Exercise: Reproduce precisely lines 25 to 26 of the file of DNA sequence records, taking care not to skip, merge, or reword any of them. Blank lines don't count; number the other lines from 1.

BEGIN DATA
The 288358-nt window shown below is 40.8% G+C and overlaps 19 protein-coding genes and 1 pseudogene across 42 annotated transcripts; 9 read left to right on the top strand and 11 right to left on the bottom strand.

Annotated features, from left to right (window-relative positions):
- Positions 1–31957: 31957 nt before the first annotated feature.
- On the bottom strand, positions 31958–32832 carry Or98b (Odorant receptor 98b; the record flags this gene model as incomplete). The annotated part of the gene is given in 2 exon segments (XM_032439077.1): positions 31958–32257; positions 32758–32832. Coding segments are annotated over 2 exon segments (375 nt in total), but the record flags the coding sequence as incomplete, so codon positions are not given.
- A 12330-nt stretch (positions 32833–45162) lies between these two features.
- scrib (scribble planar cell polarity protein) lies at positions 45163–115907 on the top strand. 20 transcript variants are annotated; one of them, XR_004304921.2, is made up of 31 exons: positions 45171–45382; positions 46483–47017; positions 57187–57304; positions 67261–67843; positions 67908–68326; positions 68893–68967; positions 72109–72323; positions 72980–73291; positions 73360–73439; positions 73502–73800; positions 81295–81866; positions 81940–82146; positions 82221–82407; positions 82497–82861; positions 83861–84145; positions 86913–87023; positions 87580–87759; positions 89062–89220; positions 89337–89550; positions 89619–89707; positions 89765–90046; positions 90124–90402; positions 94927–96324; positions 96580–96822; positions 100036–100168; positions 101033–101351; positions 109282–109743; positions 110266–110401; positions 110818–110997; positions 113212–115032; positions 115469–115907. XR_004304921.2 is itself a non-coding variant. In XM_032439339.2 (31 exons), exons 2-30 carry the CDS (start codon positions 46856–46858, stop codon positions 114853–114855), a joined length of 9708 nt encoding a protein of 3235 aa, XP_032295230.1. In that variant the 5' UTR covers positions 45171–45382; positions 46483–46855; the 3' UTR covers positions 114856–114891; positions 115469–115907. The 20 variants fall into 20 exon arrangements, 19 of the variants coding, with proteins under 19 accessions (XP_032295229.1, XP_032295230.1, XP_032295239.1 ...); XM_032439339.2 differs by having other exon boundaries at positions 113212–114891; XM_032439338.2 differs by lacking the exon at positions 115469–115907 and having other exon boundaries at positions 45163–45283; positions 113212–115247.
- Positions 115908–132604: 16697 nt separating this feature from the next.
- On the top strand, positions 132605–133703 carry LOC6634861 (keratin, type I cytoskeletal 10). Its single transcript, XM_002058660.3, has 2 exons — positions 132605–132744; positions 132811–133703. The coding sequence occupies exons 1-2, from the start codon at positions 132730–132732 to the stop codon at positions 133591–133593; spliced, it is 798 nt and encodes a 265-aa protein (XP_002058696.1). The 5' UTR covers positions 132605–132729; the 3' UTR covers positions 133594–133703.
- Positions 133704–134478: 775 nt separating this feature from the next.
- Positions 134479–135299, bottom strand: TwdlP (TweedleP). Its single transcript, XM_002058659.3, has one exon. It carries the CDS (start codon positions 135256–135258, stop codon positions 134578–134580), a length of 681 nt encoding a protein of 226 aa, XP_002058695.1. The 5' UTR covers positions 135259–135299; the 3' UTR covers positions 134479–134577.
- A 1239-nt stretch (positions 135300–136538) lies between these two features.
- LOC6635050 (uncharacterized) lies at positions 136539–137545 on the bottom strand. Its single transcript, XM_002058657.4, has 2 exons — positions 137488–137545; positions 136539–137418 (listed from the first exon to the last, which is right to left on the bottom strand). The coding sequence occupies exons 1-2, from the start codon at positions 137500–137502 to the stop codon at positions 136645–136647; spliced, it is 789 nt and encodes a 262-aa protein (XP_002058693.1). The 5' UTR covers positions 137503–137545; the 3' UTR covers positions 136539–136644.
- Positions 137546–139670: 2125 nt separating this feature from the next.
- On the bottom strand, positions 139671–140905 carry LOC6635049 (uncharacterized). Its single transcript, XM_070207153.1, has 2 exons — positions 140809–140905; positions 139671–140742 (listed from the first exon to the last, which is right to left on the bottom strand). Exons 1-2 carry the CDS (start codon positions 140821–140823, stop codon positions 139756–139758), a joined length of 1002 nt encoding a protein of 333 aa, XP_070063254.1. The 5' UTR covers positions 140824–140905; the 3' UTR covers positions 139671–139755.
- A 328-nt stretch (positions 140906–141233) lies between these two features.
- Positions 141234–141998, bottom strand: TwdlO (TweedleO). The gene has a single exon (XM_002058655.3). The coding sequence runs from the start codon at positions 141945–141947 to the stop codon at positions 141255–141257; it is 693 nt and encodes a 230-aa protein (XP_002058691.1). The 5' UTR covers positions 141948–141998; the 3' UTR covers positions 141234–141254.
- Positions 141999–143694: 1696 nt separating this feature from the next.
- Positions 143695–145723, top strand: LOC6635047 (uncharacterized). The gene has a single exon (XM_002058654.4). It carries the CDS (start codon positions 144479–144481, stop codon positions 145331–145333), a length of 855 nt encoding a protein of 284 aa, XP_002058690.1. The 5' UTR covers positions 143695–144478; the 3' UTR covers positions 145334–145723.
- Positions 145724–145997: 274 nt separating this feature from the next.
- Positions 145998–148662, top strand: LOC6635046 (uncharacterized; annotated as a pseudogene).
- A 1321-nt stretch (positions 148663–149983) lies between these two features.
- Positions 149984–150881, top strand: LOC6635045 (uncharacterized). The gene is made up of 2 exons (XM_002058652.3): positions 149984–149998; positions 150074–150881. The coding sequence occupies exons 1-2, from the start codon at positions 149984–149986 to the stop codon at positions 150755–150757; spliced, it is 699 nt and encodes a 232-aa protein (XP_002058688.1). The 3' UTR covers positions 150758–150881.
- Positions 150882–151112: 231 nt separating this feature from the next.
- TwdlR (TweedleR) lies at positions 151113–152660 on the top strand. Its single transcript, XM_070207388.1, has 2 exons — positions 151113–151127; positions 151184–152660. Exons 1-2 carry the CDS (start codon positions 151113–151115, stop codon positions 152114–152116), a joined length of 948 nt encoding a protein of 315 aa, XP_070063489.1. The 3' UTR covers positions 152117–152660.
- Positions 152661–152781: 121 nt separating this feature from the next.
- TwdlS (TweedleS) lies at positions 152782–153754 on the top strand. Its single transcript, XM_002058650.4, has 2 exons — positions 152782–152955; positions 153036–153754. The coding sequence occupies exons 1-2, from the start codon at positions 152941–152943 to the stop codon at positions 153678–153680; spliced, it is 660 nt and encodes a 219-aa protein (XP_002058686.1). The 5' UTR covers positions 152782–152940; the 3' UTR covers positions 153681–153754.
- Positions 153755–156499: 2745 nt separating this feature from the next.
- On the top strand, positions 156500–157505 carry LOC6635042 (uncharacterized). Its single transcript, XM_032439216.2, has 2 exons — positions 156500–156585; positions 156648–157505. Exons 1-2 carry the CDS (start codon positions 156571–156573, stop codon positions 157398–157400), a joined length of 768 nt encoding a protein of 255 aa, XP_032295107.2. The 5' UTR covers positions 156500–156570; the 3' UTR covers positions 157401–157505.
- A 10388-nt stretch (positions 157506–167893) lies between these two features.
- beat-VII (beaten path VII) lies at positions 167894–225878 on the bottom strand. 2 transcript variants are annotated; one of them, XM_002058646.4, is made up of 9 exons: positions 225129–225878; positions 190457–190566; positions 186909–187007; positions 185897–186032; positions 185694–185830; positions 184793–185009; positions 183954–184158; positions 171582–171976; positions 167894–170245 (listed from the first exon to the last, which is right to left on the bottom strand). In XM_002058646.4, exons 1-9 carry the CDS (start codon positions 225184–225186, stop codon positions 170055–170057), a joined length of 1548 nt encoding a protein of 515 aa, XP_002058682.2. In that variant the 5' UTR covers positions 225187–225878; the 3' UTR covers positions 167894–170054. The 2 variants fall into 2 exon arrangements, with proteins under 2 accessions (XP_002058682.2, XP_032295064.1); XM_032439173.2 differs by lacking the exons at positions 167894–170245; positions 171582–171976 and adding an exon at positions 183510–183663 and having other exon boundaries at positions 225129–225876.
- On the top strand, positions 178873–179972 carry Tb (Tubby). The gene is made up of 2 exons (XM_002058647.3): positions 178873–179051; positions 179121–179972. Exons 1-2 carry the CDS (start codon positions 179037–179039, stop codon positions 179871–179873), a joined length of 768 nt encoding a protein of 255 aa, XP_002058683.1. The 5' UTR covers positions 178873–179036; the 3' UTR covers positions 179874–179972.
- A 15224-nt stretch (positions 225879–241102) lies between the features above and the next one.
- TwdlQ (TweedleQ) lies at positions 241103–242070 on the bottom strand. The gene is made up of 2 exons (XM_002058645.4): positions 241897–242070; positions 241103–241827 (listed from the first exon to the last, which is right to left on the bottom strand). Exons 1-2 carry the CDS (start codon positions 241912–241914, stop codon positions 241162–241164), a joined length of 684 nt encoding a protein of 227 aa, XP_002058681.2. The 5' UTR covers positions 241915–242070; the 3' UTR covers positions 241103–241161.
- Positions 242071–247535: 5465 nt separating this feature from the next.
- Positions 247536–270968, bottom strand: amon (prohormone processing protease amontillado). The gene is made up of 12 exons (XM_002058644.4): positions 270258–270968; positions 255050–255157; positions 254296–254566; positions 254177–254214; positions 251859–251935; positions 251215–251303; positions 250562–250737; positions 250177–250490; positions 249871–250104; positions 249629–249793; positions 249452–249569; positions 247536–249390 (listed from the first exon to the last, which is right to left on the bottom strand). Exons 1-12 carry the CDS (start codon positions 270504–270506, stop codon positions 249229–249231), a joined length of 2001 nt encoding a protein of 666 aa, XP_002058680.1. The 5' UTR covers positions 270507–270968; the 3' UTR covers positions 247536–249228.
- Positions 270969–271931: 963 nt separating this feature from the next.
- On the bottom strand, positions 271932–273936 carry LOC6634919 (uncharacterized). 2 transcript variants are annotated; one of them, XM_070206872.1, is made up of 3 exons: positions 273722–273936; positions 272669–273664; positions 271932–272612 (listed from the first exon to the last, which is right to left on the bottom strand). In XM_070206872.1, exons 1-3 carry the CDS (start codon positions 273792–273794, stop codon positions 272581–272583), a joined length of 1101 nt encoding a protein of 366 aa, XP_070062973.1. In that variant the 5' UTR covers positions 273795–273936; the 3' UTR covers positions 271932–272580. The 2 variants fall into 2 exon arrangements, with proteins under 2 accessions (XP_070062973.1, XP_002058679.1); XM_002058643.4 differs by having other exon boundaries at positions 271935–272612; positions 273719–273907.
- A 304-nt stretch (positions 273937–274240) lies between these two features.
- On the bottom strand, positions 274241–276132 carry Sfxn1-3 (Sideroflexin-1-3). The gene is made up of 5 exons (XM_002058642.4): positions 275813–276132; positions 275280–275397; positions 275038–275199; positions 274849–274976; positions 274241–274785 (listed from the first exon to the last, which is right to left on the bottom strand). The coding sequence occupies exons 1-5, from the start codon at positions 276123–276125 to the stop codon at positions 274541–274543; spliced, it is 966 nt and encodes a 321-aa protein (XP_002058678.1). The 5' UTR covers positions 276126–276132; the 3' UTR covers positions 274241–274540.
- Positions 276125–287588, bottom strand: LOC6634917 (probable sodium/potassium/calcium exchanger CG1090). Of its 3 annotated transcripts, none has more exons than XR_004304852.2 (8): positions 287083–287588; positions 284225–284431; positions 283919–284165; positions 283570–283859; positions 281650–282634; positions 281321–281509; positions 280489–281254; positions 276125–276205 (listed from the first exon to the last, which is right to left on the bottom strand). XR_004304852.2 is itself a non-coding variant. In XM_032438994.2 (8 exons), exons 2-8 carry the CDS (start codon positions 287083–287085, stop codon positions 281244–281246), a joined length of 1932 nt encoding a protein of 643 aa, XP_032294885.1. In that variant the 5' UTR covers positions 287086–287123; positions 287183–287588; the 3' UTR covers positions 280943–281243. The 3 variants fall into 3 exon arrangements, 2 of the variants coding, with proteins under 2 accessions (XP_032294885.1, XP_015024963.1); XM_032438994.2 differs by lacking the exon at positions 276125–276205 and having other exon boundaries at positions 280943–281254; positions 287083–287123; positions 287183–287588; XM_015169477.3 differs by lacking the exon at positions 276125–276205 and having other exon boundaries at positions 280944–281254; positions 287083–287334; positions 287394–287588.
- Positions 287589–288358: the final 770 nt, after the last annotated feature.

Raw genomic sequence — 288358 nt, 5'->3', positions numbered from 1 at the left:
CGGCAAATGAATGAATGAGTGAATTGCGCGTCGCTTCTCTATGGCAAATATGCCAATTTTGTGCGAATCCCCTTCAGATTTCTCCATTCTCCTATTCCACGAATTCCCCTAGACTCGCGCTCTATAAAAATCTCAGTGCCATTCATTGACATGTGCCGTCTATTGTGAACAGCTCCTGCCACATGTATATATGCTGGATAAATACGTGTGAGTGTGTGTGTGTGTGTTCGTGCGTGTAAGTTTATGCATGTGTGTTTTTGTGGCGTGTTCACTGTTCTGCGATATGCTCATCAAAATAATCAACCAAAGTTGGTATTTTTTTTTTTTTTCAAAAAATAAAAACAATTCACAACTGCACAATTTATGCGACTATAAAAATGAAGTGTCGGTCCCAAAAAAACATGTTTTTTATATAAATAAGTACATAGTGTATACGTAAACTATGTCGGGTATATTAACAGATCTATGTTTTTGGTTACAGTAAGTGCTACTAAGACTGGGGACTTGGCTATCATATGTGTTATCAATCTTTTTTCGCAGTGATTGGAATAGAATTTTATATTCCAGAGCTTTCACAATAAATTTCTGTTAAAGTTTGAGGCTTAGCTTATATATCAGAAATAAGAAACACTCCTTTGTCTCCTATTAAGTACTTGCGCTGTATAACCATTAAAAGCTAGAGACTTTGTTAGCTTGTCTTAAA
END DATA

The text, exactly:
- Positions 152661–152781: 121 nt separating this feature from the next.
- TwdlS (TweedleS) lies at positions 152782–153754 on the top strand. Its single transcript, XM_002058650.4, has 2 exons — positions 152782–152955; positions 153036–153754. The coding sequence occupies exons 1-2, from the start codon at positions 152941–152943 to the stop codon at positions 153678–153680; spliced, it is 660 nt and encodes a 219-aa protein (XP_002058686.1). The 5' UTR covers positions 152782–152940; the 3' UTR covers positions 153681–153754.